Pretty sorry excuse I think, but then those congressional crybabies are pretty sorry excuses themselves.

Let them vote no on their principles, if they have any, but spare us their temper tantrums because somebody didn't treat them with tender PC.



Posted by Perspective
a resident of Midtown
on Sep 30, 2008 at 3:01 pm

To my tremendous relief, once again the truth is starting to sink into most Americans' heads how this mess came about and who did it.

It will be interesting to see how this plays out at the polls..

Let's see - Dems=

1) Foreign Oil Dependence ( from far left environmentalists stopping all oil/gas/coal at home) brings more risk, economically and security, at home and contributes to unemployment at home through...
2) No new home grown oil/nuclear jobs, declining employment from rising prices...
3)Democrats committing the sin of COMMISION of creating too much and bad regulation of Fannie/Freddie and Repubs committing the sin of OMISSION by not stopping it when they had the chance when they were in full power, even though they were warned..leading to
4) Sub-prime mortgage meltdown...leading to
5) the sky is falling 5th Column reporting in hopes of whipping up a ....
6) recession, which actually MAY begin to happen now, except that...

7)at home and around the world the result is that those who wanted to see the downfall of the USA might get their wish..and are now realizing that we will take everyone else down with us ...and are starting to wonder if MAYBE

8) the left is wrong after all about what is good for us and our economy and the world's economy and therefore..

9)maybe the RIGHT will be listened to a bit more thanks to all of the above and the spine of the conservative Repubs in Congress who are showing the only leadership in this country, as usual.

I have said before, and I will keep saying..if America gets Obama and a full Dem house...we will get the country we deserve. Everyone else better buckle up for a rough ride until we come to our senses.


Posted by Gary
a resident of Downtown North
on Sep 30, 2008 at 3:11 pm

"The more immediate cause, however, was the risky way these mortgages were securitized and traded."

Mittens,

And who do you think was a major driver of offering, then bundling then securitizing subprimes? Answer: Fannie/Freddie. CRA drove the notion at F/F, becasue it paid activist amatures (e.g. ACORN) to pressure the GSEs and the banks.

The private market, running a huge pool of money, bought into the lead of F/F. I am NOT absolving the private market here. However, they took a big hit, while F/F simply gets bailed out...which was always the expectation of any major GSE.

A very simple way to look at it is that F/F drove it, and the private market pulled it.


Posted by Matt Ramsey
a resident of another community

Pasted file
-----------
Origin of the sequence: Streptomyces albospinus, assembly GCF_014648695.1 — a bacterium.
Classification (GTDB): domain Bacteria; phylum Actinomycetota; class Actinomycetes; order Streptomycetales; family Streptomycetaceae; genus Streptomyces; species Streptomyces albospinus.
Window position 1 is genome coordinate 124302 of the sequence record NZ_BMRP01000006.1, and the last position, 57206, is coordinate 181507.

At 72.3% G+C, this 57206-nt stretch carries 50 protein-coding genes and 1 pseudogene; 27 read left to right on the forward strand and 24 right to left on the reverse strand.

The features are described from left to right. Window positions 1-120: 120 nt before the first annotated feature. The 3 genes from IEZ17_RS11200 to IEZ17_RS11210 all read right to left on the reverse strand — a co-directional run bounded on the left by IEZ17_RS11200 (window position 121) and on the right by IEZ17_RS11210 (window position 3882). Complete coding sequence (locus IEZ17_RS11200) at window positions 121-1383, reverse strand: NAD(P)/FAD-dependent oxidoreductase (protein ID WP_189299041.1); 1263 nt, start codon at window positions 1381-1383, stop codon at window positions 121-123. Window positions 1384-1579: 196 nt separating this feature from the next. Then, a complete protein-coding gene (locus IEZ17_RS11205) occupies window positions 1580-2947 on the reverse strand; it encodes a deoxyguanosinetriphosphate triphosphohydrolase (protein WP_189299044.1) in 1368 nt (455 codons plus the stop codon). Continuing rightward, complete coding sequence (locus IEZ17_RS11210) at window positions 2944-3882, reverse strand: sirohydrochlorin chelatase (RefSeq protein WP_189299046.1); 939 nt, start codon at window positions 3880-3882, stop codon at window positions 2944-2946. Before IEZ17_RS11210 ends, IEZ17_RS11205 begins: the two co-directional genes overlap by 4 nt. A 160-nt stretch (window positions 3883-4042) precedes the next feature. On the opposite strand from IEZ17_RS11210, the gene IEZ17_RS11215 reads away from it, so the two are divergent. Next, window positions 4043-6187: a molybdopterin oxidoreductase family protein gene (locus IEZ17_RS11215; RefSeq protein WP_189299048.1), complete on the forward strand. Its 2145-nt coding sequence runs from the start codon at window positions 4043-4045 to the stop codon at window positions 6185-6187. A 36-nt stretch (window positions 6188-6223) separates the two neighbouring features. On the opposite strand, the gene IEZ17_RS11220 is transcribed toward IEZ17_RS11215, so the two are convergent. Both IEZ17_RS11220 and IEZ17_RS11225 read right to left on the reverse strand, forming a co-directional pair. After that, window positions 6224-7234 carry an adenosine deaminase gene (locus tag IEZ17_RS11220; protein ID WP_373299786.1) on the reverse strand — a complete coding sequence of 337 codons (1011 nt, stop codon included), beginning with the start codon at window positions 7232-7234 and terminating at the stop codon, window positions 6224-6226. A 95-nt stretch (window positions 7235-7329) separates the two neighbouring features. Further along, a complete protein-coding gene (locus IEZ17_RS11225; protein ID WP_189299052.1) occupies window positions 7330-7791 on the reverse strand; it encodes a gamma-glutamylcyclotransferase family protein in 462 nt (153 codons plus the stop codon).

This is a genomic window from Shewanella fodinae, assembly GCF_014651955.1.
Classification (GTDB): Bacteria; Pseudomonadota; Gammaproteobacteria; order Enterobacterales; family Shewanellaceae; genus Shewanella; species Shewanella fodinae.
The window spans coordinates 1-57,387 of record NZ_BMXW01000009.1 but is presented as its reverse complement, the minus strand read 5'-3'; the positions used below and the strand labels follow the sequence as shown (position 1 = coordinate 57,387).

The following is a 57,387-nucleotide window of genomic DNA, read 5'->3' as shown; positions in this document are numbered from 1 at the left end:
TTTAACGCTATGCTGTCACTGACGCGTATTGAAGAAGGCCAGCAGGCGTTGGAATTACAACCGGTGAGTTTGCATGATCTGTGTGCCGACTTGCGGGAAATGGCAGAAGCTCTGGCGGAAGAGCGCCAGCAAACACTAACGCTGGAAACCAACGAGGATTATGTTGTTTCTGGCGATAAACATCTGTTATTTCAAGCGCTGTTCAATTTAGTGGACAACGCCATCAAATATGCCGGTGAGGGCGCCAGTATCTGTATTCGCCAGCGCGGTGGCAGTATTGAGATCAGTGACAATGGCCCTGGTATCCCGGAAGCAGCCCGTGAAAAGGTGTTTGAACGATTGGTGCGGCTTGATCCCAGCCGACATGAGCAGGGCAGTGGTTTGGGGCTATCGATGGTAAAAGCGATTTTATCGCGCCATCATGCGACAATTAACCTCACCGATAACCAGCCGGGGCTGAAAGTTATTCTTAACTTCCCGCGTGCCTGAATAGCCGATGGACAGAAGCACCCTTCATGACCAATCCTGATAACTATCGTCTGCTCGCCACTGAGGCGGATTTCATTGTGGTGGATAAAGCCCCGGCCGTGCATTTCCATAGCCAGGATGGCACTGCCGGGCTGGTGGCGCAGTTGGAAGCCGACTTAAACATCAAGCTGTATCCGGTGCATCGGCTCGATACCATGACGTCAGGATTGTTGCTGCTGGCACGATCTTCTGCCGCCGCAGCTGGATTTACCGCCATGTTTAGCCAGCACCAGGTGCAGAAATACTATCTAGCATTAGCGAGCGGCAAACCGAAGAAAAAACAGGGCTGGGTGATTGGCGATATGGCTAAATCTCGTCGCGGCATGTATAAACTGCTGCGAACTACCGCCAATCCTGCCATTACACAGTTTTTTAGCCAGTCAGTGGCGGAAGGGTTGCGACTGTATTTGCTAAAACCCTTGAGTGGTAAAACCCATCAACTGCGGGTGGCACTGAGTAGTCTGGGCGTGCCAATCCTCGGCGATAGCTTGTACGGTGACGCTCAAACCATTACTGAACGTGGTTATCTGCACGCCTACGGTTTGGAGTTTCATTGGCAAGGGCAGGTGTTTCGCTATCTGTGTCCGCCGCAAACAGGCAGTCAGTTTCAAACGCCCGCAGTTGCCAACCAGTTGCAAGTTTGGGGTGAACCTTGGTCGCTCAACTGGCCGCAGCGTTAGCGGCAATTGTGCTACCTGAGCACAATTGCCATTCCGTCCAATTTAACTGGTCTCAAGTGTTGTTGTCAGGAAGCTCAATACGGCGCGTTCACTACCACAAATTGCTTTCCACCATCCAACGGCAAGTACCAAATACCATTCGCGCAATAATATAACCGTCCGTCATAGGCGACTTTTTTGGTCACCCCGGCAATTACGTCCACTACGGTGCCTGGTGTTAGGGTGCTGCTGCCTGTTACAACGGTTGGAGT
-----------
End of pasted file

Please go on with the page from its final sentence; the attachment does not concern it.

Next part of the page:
on Sep 30, 2008 at 3:22 pm

Even Barney Frank ain't that stupid. let's think about that?

The same Barney Frank, the madam of the @ home male homosexual basement brothel.

Yes, he's the one, Now what was Frank's punishment?
He's now a member of the Democratic leadership.

I wonder who he has on film?

Solution vote them all out.


Posted by Paul
a resident of Downtown North
on Sep 30, 2008 at 4:52 pm

"And who do you think was a major driver of offering, then bundling then securitizing subprimes? Answer: Fannie/Freddie."

Yep. And their hyperactive lobbyists found lots of eager listeners in the Republican congress and white house. Throw the turkeys out.


Posted by Mittens
a resident of Midtown
on Sep 30, 2008 at 5:51 pm

Gary,

"Answer: Fannie/Freddie." Nope. Way too simple.

Look at it this way. There are a number of components to this crisis.

1. It was triggered by failing subprimes. As I mentioned, FF had only a small share of the worst loans. You claim that FF "drove" the crisis because it somehow "pressured" the banks into making non-performing loans. If you try to unpack your claim, you'll find it's nonsense. FF "drove" nothing. The private sector chose to make risky loans because of deregulation. From their (dim-witted) perspective, there was no downside because they could simply sell them off or hedge them.

2. If this were only about subprimes, it wouldn't be such a big deal. But it's not. There is a huge credit bubble popping because of--you guessed it--deregulation. Your friend Gramm sneaked new laws into a bill to allow highly risky swaps, which magnified enormously risky credit.

At every turn, this is about a failure to regulate. You cannot blame the markets--they're just going to do what they see as in their interest. It is up to Congress and the president to harness the market so that it is maximizing profit while eliminating the worst risk so that we don't have little "corrections" like the Great Depression.

The republicans did not like FF, but they never wanted tighter lending regulations--they just wanted to do away with FF.

To fix this we need tighter regulation on both lending and derivatives.

As to the bailout, it would be great if we could simply let those who took unconscionable risks (lenders and those who took out crazy mortgages they could never repay) go bankrupt. The problem is that that would risk shutting down lending entirely, a situation that reminds economists of the Great Depression.

So, we also need a courageous Congress to come up with buy-in (not a bail-out) that gives the U.S. government a nice big piece of every bank/lender/insurance company whose bad debt we purchase (at a nice discount, and not at favorable rates as Paulson wants; nor should we get only a chunk of possibly-worthless mortgages as Paulson would also like). This would dilute the share value of those who have stock in those companies, also punishing them for investing in companies who took the risks.